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pike doctor

GREEN ACRES = BAD FOR WILDLIFE??

13 posts in this topic

I don't claim to be an expert on this, but here goes.

I live in McLeod county, and I have noticed quite a few people around the area chopping down trees on their property. I told my uncle (a farmer) about this and asked him what was going on. According to him, the new GREEN ACRES taxes laws that were passed last year have a lot to do with this. Somehow if you have trees, swap and CRP land in the country (acreage) they came up with some new tax laws to in the state legislature to increase your property value. My uncle rents a neighbor's 160 acre farm. There is about 75 tillable acres. The rest is swap, CRP and trees. Let me tell you, it is prime wildlife habitat! This guy's market value went from 400k to over 820k in one year. He is about ready to swing from a rope because he doesn't know how he can afford the taxes.

But, if the land is considered tillable then the taxes aren't so bad. He has asked us to cut down some trees, he wants to plow the CRP, and he would love to drain the low ground. I have seen quite a few other guys chopping down there groves and other trees so they can farm the land.

Early in the legislative session I saw a bill proposed by Bruce Anderson of Buffalo to immediately repeal Green Acres, but the DFL majority squashed it in committee. In the mean time all of the new property tax statements went out and I am seeing lots of landowners do everything to clear-cut and tile their land.

This can't be good for wildlife. Hopefully somebody that knows more than me will chime in and talk about this. I just thought it was really poorly handled by the DFL majority, and while they are trying to "fix" the problem thousands of trees are being sawed down. Cryin shame if you ask me.

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Pike, not only bad for Wildlife, but it's also how the "Dust bowl" started from everyone clearing the wind breaks! They should be giving people a Tax break for being GREEN if they have trees! smile

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I agree with Leech, you should get a tax break to have your land where you can't use it for farming. It's good for everyone. Gov't hard at work once again huh?

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I'm pretty sure on most set-aside acres, you sign a contract with the Gov't that it's got to be "set-aside" and not farmed, but maintained for weeds and such, for X amount of years. I know there were alot of acres coming up on their term, I'm guessing those landowners that are cutting and plowing have opted to turn those acres back into production. Can't say I blame them, cash rents have gone up alot since they first signed it up, and I for one, would be hesitant to sign a contract with the Gov't the way they are " dish'n out the dollars" these days. (Sorry, we gave your pmt to GM). Any way you look at it, it's a bad deal for wildlife.

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Its bad for wildlife and its a sneaky way to gain tax revanue but lets be fair about valuing ones land if that land is no longer farm land why should it still be taxed as though it was. I would love to own 100 acres of land and have beautiful landscape and wildlife and have my land devalued so I don't have to pay the same tax than that guy that bought land and built on it and valued 120,000 for 1 acre in a spread out development.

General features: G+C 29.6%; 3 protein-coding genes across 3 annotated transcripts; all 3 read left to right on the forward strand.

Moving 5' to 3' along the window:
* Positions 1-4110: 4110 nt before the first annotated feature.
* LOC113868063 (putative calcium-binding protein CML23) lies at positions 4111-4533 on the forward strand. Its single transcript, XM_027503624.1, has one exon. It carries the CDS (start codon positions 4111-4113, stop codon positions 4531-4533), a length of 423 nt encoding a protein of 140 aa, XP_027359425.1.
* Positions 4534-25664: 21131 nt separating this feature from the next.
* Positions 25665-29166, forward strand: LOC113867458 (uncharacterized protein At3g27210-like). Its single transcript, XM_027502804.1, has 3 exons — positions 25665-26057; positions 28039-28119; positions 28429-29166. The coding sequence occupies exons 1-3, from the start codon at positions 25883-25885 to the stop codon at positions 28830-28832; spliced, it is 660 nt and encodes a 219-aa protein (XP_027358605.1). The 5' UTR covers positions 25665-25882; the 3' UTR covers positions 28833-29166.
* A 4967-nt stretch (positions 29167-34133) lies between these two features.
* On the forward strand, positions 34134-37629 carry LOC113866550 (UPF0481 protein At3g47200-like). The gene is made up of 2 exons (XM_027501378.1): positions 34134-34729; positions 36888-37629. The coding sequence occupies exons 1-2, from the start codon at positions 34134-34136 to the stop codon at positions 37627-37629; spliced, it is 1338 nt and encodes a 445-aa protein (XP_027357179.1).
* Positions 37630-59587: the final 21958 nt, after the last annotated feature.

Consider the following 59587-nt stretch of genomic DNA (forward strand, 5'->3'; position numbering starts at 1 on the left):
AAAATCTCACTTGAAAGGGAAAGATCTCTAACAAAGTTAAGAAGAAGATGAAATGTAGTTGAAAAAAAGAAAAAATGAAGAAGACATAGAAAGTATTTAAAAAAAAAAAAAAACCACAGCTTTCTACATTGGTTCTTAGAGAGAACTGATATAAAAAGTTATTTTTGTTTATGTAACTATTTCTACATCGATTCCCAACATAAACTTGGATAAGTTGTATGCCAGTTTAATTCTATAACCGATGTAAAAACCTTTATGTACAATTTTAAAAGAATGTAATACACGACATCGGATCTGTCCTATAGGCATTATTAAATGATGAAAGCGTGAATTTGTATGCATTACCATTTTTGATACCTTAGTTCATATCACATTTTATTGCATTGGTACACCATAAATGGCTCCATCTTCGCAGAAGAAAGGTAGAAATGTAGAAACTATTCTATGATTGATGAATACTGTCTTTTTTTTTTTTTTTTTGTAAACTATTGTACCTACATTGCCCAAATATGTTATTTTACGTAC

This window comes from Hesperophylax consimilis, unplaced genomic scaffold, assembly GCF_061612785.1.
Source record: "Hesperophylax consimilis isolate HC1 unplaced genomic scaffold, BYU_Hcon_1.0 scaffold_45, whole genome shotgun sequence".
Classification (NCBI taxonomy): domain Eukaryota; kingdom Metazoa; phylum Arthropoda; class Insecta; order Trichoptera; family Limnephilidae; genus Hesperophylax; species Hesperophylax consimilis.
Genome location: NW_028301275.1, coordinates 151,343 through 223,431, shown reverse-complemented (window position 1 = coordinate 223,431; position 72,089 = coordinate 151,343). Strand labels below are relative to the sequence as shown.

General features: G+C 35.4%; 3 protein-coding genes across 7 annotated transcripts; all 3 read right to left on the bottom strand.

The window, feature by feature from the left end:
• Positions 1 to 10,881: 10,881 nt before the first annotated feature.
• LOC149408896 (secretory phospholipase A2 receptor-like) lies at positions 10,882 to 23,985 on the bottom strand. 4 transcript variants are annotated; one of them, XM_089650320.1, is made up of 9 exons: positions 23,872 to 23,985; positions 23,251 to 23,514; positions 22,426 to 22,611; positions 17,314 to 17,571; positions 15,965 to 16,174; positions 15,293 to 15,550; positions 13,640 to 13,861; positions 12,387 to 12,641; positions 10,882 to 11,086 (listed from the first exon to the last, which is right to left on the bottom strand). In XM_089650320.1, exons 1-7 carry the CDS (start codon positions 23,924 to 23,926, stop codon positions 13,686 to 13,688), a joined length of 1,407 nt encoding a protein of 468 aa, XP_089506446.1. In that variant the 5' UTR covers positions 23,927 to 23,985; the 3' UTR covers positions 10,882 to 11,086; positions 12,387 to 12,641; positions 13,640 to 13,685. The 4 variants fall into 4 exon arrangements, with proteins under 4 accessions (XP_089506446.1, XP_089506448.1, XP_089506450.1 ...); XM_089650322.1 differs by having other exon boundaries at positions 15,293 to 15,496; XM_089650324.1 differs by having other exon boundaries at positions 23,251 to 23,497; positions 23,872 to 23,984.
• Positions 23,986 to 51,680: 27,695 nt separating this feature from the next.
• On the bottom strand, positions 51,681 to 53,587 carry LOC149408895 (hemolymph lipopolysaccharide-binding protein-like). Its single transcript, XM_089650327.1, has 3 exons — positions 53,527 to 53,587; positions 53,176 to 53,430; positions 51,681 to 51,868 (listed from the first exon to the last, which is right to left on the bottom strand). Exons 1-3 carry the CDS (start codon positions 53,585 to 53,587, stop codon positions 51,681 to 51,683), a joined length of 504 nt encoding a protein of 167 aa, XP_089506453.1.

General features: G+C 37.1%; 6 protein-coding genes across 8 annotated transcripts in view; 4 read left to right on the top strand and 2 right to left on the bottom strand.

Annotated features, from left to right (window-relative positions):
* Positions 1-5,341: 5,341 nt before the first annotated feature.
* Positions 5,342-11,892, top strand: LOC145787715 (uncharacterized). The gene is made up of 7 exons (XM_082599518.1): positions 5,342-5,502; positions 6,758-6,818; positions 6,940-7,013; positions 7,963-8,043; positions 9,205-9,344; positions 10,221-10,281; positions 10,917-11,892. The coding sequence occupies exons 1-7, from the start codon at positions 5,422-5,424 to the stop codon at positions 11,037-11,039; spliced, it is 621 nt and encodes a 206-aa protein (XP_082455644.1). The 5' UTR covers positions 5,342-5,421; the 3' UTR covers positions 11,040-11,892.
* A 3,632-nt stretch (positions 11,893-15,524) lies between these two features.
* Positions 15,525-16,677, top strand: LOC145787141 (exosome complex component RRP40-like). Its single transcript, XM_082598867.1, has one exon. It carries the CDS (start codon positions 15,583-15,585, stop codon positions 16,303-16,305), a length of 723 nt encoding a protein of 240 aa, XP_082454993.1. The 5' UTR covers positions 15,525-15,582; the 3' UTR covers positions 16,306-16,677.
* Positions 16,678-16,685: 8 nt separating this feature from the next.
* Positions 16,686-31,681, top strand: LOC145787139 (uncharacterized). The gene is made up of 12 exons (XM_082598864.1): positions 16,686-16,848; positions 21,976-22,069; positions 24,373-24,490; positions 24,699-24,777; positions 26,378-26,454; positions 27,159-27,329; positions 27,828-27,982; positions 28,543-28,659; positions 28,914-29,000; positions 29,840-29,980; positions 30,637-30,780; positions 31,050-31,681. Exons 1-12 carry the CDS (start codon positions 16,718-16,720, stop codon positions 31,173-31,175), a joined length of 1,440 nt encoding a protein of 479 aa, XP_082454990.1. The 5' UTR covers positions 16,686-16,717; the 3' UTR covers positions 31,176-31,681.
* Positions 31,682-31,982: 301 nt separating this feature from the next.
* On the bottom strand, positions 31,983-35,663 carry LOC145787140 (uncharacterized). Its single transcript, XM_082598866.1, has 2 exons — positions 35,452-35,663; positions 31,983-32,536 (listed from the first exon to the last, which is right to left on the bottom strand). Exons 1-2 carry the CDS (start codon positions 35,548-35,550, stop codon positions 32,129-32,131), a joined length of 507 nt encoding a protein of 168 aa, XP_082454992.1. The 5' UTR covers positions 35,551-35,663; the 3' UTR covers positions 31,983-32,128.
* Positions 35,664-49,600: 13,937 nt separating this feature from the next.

The loop hole just was taken away at the expense of wildlife. Maybe donate that land to the state as a WMA and they wont have to pay the tax on it but you still have it in your back yard.

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You do make some valid points Curt. I still would say if they are maintaining it for wildlife, they should get some kind of tax break. I guess you're danged if you do and danged if you don't.

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Yeah, they should get some tax breaks for their efforts but how do we make it some what fair. I am sure lots of this land out there is probably being over valued and that's where a model of creating the value should be in place and this tax should be stayed until the tax model is figured out. And also give time to land owners to decide what they want to do.

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Here is a copy of a briefing I received a couple of weeks ago regarding Green Acres. These changes addressed many of the concerns of farm groups.

HF 392 went to Conference Committee, where it passed with some amendments. Last week the House passed the conference committee report 130-3, and the Senate passed it 59-5. The bill is now awaiting the Governor’s signature. HF 392 conforms state tax code with several changes made to the federal tax code and contains changes to Green Acres.

The following are some key points of the Green Acres amendments.

• All land currently enrolled in Green Acres will continue to get the same tax treatment it received for property taxes payable in 2009 until it is sold or the 2013 property tax assessment year, whichever is earlier. When this trigger is reached, “non-productive,” Class 2b, agland will no longer be eligible for Green Acres tax treatment but will need to be enrolled in a new Rural Preserves Property Tax (RPPT) program for landowners to receive essentially the same tax benefits as Green Acres but with different enrollment conditions.

• Land sold or otherwise transferred to a son or daughter will continue to be eligible for Green Acres tax treatment.

• Land enrolled in conservation programs such as Conservation Reserve Program (CRP) and Reinvest in Minnesota (RIM) will continue to be eligible for Green Acres tax treatment.